Accidental removal of the CVC from chest


Apply pressure to the exit site and chest area above it with a gauze dressing or clean washcloth. Call your doctor or home care nurse immediately.


Accidental removal of injection cap


Make sure that the CVC is clamped. Clean the outside threaded area of the lumen with an alcohol wipe for at least 30 seconds. Place a new cap securely into the open end. If you do not have a new cap, wrap the end of the lumen with sterile gauze until you can get a cap. Flush catheter following the usual steps.


Swelling of face, neck, chest or arm. New or prominent chest veins.


Call your doctor or home care nurse immediately.


Drainage, redness, swelling or bleeding at the exit site.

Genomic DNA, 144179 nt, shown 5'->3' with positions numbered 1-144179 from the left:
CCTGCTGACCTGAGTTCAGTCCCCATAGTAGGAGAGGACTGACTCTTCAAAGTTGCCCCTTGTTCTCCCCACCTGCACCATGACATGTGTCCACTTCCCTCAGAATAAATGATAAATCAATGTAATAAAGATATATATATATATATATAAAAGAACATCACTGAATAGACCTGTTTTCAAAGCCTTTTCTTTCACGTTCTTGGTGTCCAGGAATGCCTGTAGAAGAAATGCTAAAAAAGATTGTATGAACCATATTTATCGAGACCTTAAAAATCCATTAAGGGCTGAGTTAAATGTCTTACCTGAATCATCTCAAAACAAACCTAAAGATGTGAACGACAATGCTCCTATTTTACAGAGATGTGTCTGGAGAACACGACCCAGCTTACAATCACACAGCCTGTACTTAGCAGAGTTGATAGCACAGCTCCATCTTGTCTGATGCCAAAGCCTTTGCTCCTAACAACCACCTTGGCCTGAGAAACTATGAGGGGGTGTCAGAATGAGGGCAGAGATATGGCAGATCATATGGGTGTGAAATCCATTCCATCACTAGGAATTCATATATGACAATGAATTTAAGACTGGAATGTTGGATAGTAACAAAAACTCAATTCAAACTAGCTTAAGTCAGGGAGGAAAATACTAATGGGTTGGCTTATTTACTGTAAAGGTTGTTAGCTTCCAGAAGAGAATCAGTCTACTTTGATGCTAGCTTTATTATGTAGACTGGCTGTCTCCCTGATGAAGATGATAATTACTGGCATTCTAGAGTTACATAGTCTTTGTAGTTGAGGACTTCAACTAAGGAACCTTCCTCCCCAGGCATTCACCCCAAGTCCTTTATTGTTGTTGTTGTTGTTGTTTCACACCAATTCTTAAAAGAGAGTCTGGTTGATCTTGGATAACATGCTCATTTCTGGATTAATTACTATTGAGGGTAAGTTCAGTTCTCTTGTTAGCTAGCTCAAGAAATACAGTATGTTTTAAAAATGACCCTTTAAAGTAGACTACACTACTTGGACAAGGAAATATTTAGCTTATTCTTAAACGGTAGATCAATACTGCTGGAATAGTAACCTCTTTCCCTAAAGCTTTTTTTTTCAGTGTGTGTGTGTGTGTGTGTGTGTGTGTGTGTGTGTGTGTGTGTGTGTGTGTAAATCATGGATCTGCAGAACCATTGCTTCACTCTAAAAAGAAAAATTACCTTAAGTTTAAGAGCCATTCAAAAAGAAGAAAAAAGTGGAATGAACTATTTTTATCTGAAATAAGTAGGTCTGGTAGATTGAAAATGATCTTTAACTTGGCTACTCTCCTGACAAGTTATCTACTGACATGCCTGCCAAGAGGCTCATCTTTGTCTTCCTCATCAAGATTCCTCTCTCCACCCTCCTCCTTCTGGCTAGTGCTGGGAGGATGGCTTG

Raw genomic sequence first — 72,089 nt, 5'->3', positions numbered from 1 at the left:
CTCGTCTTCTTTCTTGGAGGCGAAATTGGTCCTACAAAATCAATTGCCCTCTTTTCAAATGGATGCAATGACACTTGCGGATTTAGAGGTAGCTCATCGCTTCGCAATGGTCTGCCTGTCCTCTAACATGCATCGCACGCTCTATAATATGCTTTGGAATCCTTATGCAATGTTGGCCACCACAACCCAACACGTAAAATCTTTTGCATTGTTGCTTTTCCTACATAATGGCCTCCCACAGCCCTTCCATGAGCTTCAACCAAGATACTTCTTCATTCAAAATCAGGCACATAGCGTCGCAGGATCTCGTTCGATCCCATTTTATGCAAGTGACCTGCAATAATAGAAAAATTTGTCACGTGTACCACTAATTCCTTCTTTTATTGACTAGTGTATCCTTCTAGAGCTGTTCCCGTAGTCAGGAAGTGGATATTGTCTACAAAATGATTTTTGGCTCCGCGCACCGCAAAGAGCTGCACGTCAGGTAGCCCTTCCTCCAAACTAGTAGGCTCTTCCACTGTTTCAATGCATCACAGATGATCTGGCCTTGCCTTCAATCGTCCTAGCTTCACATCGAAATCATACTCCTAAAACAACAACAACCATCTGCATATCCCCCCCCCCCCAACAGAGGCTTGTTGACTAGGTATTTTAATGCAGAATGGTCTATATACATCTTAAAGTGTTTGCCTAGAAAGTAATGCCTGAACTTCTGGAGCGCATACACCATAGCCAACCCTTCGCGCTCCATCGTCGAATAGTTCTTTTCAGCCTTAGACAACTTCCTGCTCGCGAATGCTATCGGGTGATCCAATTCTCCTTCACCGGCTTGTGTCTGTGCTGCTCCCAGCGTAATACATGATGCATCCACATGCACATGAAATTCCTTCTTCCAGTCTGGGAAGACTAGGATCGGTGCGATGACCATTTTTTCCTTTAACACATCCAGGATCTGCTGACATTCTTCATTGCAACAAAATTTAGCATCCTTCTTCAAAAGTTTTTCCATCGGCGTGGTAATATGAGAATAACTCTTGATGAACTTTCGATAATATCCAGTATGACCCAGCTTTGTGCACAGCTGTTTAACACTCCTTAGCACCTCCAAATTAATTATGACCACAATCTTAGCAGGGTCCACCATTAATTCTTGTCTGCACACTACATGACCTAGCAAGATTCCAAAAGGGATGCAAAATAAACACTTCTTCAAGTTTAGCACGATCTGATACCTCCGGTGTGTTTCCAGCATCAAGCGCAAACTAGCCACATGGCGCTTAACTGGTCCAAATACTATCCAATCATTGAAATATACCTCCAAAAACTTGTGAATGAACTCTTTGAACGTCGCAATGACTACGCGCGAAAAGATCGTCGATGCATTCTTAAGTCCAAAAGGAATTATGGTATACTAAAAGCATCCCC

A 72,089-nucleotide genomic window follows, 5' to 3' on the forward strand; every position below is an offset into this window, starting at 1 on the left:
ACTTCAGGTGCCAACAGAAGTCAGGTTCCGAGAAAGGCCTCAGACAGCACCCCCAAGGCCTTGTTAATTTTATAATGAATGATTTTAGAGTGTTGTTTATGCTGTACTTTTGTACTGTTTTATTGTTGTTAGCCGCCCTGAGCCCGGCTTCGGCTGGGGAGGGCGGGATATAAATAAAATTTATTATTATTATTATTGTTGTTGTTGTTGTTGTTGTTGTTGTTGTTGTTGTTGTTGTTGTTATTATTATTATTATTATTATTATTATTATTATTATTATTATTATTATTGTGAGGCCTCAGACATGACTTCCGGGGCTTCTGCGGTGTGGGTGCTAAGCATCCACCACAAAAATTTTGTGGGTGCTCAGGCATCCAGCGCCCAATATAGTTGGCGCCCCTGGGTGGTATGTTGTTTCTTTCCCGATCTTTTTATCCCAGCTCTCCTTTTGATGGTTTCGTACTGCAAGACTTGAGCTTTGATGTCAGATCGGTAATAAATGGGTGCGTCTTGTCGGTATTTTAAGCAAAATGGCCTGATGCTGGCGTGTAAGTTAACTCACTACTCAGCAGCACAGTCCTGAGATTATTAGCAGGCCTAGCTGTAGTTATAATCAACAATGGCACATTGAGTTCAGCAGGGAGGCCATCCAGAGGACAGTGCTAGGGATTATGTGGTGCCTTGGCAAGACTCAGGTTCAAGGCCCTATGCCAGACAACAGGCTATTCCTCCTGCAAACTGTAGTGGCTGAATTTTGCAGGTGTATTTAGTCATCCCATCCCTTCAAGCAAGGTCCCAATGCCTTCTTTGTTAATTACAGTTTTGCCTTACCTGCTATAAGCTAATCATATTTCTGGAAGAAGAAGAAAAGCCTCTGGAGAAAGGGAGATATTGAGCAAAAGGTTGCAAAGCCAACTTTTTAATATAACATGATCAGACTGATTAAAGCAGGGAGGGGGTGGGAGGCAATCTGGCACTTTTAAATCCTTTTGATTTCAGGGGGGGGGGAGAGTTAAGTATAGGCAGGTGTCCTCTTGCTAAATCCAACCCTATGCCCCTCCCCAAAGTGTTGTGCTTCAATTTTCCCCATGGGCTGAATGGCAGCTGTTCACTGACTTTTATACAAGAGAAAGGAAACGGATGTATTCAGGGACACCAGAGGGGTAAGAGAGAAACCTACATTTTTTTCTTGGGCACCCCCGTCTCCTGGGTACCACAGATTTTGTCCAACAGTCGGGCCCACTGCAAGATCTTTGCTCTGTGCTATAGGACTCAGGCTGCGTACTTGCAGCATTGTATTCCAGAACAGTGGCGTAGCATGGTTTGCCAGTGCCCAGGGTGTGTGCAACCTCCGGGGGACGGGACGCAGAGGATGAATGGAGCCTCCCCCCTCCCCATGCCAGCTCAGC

Call your doctor or home care nurse immediately.


Fever of 100.5F (38C) or greater and/or chills.


Call your doctor or home care nurse immediately.


Damage to the CVC, such as a hole or crack in the tubing.


Immediately clamp the CVC between the hole and your chest. If necessary, pinch or fold it over to clamp it. Cover the hole or crack with sterile gauze. Call your doctor or home care nurse immediately.


Difficulty flushing the catheter


Make sure the CVC is unclamped. Change your position by raising your arms, lying down, sitting up more straight, coughing, or taking a deep breath. If you still cannot flush it, stop using the catheter and call your doctor or home care nurse.


Loose suture at the exit site


Tape the CVC to your skin. If you do not need to flush or use the CVC, notify your doctor or home care nurse during routine business hours. If you need to flush or use the CVC, do not use it until you speak with your doctor or nurse.


CVC is displaced, CVC is longer, a “cuff” is visible at the exit site, or CVC is not working.


Do not use the CVC. Tape the CVC to your skin if it seems loose. Call your doctor or home care nurse immediately.